6 Things To Know About Mental Health During COVID-19

Active Minds
Active Minds

Whether we are a parent, student, teacher, employee, advocate, or community member, the shock, uncertainty, and sadness accompanying COVID-19 impacts all of us and threatens our mental health and wellbeing. This is especially true for those of us with underlying mental health issues — with potentially long-term ramifications we have yet to imagine.

What are the key things we need to do and remember to maintain positive mental health during COVID-19? That was the topic of an interactive webinar series last week, featuring mental health experts Dr. Jennifer Hartstein and Dr. Kristen Lee and a diverse range of perspectives from young adults, parents, employees, and employers.

Here are 6 key themes we heard from the experts:

1. Stress during this time is healthy and normal.

We as human beings are very much wired for resilience, we’re capable of healing, and we’re really fortunate because we do have a tremendous amount of resources that we can all leverage to take care of ourselves and to make our way through this. Don’t let yourself get anxious about feeling anxious, or stressed about feeling stressed. Those feelings are very normal, given what’s at hand. In many ways, what we are experiencing is a test of a lifetime, but we’re all in it together.

2. Structure and routine – even while quarantined – is critical for wellbeing.

More than 70% of attendees said that maintaining a routine was one of the biggest challenges for taking care of themselves while quarantined. Yet, our experts shared that this is one of the most critical, main-stay elements of staying resilient during this time. While there is no one way to do it well and we each need to try different strategies to find out what works best for us, our experts encourage writing down a schedule and sharing it with others we live with, sticking to the schedule everyday so that it can help create a sense of “normalcy,” and ensuring that the schedule builds in opportunities for you to feel the way you want to at the end of the day (i.e. building in a daily walk so that you can feel a boost of energy). It’s also OK to put aside the “high octane way of living” we’re all used to, and be okay with slowing things down during this time.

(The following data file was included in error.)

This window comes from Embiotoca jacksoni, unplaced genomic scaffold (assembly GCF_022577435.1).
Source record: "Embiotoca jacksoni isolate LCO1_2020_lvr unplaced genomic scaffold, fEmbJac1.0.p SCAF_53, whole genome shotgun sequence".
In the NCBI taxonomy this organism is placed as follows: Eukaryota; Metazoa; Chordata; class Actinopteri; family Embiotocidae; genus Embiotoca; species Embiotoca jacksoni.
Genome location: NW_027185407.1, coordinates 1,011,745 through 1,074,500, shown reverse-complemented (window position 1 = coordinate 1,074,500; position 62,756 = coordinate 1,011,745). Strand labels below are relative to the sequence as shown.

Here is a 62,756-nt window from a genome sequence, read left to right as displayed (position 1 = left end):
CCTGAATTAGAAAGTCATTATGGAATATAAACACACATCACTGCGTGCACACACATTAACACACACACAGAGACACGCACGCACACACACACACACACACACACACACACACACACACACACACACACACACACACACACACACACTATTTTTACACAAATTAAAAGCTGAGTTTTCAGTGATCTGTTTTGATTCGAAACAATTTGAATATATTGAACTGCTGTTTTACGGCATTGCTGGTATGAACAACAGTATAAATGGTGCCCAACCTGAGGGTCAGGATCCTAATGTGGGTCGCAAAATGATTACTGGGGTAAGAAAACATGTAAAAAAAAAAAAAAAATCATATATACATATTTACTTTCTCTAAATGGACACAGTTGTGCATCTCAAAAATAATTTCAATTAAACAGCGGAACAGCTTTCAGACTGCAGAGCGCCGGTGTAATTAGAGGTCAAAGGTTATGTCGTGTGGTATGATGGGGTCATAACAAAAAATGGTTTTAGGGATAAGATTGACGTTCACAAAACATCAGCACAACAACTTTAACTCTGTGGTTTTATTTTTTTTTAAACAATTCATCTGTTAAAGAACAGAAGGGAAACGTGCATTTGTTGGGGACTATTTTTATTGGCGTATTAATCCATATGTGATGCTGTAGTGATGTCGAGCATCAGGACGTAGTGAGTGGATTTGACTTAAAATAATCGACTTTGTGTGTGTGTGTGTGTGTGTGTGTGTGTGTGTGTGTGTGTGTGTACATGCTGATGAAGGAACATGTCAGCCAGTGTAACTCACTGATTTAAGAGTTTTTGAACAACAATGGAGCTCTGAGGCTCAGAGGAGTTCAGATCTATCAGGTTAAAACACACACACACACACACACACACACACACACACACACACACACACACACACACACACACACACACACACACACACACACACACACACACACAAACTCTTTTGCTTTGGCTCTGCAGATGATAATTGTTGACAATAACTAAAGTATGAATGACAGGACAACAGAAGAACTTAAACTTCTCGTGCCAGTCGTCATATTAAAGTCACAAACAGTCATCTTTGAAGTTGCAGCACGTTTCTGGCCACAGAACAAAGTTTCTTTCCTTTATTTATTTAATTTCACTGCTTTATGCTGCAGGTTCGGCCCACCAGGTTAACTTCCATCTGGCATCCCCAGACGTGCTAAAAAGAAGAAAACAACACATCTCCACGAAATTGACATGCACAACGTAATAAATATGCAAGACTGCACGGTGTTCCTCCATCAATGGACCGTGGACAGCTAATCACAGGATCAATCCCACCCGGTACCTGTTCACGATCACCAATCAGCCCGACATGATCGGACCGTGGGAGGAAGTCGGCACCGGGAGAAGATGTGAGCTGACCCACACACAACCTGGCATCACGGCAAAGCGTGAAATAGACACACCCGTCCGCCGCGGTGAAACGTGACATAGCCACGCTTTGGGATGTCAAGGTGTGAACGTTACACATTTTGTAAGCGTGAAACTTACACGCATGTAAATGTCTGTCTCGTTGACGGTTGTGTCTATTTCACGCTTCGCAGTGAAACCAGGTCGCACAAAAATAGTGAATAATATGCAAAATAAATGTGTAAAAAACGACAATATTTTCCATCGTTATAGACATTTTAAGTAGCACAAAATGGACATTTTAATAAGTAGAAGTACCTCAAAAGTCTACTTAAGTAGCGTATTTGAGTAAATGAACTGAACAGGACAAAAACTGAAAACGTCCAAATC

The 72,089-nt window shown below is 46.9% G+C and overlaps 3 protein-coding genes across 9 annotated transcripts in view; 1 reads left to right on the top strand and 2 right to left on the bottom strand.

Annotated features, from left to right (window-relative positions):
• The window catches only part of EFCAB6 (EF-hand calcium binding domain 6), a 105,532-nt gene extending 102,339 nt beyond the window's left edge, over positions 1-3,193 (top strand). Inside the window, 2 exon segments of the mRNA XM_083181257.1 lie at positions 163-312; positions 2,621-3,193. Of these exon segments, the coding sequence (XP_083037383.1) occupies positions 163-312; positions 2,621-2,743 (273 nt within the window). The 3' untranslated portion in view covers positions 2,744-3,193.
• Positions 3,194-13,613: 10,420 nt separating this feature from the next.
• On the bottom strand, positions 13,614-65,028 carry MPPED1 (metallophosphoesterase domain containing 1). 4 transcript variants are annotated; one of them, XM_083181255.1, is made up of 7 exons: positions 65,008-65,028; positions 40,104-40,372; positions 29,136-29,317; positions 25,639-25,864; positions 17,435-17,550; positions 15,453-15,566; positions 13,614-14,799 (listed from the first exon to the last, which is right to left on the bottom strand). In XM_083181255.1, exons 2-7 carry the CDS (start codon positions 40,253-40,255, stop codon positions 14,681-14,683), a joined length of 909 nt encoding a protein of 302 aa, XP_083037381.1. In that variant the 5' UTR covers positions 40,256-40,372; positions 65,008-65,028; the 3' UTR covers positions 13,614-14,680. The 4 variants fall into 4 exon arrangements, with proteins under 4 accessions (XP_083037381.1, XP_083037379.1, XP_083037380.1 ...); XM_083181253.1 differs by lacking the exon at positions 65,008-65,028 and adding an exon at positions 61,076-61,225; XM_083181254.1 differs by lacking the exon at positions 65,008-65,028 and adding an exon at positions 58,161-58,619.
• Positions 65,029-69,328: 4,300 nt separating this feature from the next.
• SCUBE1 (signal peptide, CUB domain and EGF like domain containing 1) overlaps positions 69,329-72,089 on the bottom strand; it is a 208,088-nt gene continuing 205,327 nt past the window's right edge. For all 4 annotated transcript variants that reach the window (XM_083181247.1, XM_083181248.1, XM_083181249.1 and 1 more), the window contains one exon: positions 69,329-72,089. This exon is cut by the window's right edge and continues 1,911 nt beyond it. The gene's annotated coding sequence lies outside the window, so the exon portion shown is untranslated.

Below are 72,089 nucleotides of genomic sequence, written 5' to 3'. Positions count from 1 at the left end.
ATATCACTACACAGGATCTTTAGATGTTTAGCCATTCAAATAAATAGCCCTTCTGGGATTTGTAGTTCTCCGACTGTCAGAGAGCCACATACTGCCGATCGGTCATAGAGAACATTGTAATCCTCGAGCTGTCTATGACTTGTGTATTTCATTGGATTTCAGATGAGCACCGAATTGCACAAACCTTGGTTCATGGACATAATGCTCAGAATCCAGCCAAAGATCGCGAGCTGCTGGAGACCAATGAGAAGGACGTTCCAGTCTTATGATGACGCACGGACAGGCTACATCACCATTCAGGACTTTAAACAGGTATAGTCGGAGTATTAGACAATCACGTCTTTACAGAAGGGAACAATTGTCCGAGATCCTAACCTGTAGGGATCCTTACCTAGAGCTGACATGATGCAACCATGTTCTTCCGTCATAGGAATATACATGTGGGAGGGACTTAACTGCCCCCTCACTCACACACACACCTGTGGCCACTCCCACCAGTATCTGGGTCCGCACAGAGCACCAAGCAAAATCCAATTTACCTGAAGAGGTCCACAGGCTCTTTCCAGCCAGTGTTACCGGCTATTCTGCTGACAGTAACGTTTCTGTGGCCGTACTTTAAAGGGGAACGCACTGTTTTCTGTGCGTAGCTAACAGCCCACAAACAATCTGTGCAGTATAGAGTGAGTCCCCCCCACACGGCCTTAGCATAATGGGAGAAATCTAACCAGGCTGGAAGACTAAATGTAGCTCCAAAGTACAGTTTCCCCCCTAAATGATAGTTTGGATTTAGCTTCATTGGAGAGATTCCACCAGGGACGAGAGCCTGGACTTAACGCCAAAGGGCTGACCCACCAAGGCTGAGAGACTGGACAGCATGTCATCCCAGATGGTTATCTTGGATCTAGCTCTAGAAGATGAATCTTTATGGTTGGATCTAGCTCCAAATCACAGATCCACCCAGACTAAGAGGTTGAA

3. Adopt a “bumper bowling” vs “on/off” approach to wellbeing.

We can feel confident and flexible in trying different things to provide ourselves stability and wellbeing. If something we tried doesn’t work, we can just try again with something new. The journey might be messy and imperfect, but that doesn’t mean we’re out of the game. Give yourself the space to recalibrate to make sense of things and to put a few anchors in place.

4. Innovate to connect with and advocate for others.

We can continue supporting each other and building a mental health culture even online. Some ideas to think about:

  • How can you encourage wellness and self-care with others through an online zumba, meditation or yoga class?
  • How can you promote social connection and community through online dinner parties, movie nights, and game nights?
  • How can you educate and engage others in mental health education through online trainings, speakers, and book clubs?
  • How can you help advocate for policies that allow for flexibility right now (i.e. pass/fail options for schools, continued pay/leave hours for workers)?

5. Ask for what we need from the people around us.

In addition to practicing V-A-R (Validate-Appreciate-Refer) with the people around us in this challenging time, we can strive to ask those around us for the validation that we need. If you are feeling like you need to be heard and validated, try saying something like, “would it be ok if I share something I’m going through with you?” You can choose to add the caveat that you don’t really need a solution to the issue right now, you just need to be heard. If the person you are asking says that now isn’t a great time, ask them when would be better.

6. We’re all in this together.

Wherever we are sheltering, no matter how physically distanced we are from the people we typically would be spending time with, we’re all in this together. Together, we’re going to get through it. Your experiences are uniquely challenging, and no matter what anyone else is experiencing, what you are going through matters. We are experiencing an unprecedented global challenge together. Now and always, it’s important to strive for patience and mutually supportive environments.

Hear the entire webinar series

These were only a few of the topics and insights covered in the series. To review everything covered and to share them out with your friends, co-workers, and loved ones, check out the recordings in Active Minds’ Resource Hub.

Post written by Active Minds Staff (Becky Fein, Laura Horne, Robyn Suchy, Kell Wilkinson).